No one gets seriously dehydrated in a 5km race. The higher recorded temperatures are related to the higher work rate at these distances. In 21km - 42km and beyond (Ultra races), the work rate does not result in such high temperatures.

The issue to be aware of though, is that the longer the distance and the slower the pace, and the more opportunity there is to over-drink.

Are commercially produced sports drinks the answer?

Not if you are thinking that their electrolyte content is going to be of much help. The actual sodium content in them is quite low.

Chugging large quantities before, during or after the race can lead to hyponatremia just as if you were drinking too much water. The water volume in these sports drinks will over-hydrate you just as if it were plain water.

Can I make my own sports drink?

Yes. Medically approved hydration salts can be purchased in sachets at pharmacies and can be mixed in your own water bottle together with your glucose of choice.

If you make up a solution that is slightly too salty to be palatable at rest it will probably be very palatable when you are well into your race. I would recommend a 250ml bottle as it is easier to carry your fairly concentrated mixture (maybe 3 sachets in 250ml of water) and then use the water stations to wash it down with a sip of plain water.

How do I know if I am over-hydrated, or water logged?

The single most reliable measure of over-hydration is weight gain. If, at the finish of the race, you weigh more than 2% of your starting body weight you are over hydrated. If your watch strap or race bracelet feels tight, you feel bloated and weak, you have probably been drinking too much and you need to stop drinking.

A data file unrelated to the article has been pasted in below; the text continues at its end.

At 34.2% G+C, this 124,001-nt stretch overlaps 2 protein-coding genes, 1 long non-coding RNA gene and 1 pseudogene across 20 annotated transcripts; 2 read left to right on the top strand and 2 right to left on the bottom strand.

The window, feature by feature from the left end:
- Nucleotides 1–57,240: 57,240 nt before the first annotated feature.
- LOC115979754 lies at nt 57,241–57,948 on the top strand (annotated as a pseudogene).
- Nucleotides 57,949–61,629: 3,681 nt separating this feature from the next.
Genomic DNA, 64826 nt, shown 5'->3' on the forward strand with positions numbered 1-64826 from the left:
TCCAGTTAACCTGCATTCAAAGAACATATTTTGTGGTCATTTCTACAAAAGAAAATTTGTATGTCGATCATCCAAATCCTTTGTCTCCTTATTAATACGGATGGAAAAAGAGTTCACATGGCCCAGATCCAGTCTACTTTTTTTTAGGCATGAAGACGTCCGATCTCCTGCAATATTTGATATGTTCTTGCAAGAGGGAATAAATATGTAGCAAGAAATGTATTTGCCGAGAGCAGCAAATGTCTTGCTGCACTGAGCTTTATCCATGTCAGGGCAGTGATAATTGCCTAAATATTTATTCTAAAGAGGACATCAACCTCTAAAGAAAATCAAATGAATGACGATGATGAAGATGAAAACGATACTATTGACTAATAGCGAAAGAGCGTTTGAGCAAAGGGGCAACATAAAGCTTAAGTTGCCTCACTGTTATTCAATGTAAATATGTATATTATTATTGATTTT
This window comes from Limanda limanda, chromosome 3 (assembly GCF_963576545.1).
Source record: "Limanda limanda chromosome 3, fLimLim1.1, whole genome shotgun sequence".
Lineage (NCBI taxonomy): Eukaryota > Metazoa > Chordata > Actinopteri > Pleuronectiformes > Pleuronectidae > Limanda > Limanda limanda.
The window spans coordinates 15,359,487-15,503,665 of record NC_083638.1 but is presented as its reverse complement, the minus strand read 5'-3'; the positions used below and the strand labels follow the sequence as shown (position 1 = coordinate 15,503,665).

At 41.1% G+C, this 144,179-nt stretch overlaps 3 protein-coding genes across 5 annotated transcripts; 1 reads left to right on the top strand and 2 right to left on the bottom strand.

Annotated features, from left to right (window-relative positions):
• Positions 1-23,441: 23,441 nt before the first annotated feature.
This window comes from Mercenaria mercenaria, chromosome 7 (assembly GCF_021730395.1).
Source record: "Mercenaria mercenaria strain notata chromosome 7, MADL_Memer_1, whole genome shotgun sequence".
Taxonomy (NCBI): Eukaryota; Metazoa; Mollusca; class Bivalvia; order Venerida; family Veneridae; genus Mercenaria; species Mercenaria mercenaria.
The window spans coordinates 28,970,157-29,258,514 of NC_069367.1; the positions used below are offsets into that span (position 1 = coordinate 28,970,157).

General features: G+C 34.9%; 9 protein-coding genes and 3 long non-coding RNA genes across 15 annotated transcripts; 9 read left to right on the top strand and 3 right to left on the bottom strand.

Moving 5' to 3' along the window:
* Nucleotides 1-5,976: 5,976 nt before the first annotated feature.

Aside from the medical risks of over-hydrating, Noakes found that runners with as little as approximately 1% increase in weight gain due to excess fluid intake suffered impaired performances. So over-drinking even before the event will have the same result: you will start the race feeling heavy (which you will be) and bloated.

What is wrong with athletes who collapse at the end of a race?

There may be several medical reasons but the most common is Exercise Associated Postural Hypotension (EAPH). When you stop running blood pools in legs depriving the brain of blood, oxygen and glucose. The condition (if it is EAPH) is fixed by lying down and raising legs above head/heart.

Cool down jogging also helps to avoid this condition occurring. This is one of the reasons we do a cool down jog. Of course many athletes don’t feel like doing that when they have just crossed the line after a 21km or 42km race. But even walking around is better that standing still.

Note that this has nothing to do with dehydration or heatstroke or hyponatremia.

What is the best drinking protocol in a nutshell?

400-800ml/hr, only as thirst dictates. In other words this is a maximum recommended not a required minimum.

Pre-race: stop drinking once you pass clear urine. However hot the conditions are there is absolutely nothing to be gained by continuing to drink, as you are not a camel and cannot store water for use at a future time. Further drinking can only result in time lost searching for toilets or start you on the risky path to hyponatremia.